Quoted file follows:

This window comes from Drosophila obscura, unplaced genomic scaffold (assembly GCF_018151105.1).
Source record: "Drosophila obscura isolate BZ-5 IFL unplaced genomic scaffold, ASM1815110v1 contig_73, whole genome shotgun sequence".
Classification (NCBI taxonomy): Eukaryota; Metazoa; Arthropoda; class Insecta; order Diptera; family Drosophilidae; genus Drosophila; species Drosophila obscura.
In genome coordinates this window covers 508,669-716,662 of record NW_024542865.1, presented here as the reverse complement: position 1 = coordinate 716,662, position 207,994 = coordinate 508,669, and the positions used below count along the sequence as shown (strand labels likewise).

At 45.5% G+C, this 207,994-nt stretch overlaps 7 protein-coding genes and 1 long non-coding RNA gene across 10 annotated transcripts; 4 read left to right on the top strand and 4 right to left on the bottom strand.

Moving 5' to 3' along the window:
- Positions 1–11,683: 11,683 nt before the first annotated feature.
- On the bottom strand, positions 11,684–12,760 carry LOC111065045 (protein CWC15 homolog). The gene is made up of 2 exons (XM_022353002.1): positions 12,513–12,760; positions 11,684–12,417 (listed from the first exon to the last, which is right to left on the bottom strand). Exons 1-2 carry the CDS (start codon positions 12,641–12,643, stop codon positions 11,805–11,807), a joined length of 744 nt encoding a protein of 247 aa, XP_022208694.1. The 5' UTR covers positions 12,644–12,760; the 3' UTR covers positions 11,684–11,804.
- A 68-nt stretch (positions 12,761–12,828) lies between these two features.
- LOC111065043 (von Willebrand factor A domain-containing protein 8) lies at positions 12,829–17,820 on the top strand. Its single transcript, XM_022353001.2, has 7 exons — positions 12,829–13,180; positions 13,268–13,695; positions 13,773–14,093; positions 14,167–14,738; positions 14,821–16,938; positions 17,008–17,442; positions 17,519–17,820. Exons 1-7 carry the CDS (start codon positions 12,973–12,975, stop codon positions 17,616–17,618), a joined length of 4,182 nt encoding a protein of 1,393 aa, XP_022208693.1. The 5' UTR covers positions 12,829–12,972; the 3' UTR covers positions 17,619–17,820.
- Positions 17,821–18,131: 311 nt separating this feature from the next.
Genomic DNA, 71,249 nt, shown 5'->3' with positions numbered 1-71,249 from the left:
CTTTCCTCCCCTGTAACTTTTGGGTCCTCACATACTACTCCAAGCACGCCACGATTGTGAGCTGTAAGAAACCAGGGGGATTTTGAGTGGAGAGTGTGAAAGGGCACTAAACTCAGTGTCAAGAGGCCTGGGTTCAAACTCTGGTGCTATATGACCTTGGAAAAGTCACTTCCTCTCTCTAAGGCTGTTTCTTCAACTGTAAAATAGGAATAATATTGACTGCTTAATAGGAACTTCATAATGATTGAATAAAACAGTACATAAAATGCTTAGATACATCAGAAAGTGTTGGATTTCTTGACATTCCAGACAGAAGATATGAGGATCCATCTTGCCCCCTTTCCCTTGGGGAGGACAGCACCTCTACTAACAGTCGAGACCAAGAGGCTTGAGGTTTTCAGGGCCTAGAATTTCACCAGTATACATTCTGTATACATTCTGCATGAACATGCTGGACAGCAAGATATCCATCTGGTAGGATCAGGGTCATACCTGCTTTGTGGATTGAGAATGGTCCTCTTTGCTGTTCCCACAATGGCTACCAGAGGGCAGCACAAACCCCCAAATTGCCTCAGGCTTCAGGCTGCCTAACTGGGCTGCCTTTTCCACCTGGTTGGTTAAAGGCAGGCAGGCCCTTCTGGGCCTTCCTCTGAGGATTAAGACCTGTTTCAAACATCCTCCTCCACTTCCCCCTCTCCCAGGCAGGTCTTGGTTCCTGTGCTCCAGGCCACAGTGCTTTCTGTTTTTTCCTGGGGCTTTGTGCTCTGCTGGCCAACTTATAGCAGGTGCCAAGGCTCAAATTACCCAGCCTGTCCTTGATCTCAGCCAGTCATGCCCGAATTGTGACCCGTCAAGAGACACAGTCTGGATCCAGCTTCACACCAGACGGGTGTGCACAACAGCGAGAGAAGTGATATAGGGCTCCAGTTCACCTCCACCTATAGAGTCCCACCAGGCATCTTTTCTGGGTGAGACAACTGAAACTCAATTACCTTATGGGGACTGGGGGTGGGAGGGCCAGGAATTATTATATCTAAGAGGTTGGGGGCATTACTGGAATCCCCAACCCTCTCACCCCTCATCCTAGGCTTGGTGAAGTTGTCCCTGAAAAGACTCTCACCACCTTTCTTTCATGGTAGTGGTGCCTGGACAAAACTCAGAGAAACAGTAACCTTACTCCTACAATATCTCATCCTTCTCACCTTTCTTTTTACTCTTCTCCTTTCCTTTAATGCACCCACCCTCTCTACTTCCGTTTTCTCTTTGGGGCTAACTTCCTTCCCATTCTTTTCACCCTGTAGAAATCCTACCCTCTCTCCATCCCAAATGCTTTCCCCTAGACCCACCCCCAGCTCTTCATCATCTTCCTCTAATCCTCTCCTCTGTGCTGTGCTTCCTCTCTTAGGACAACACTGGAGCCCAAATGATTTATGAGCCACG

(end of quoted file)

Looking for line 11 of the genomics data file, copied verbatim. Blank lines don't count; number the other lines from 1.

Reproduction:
- Positions 17,821–18,131: 311 nt separating this feature from the next.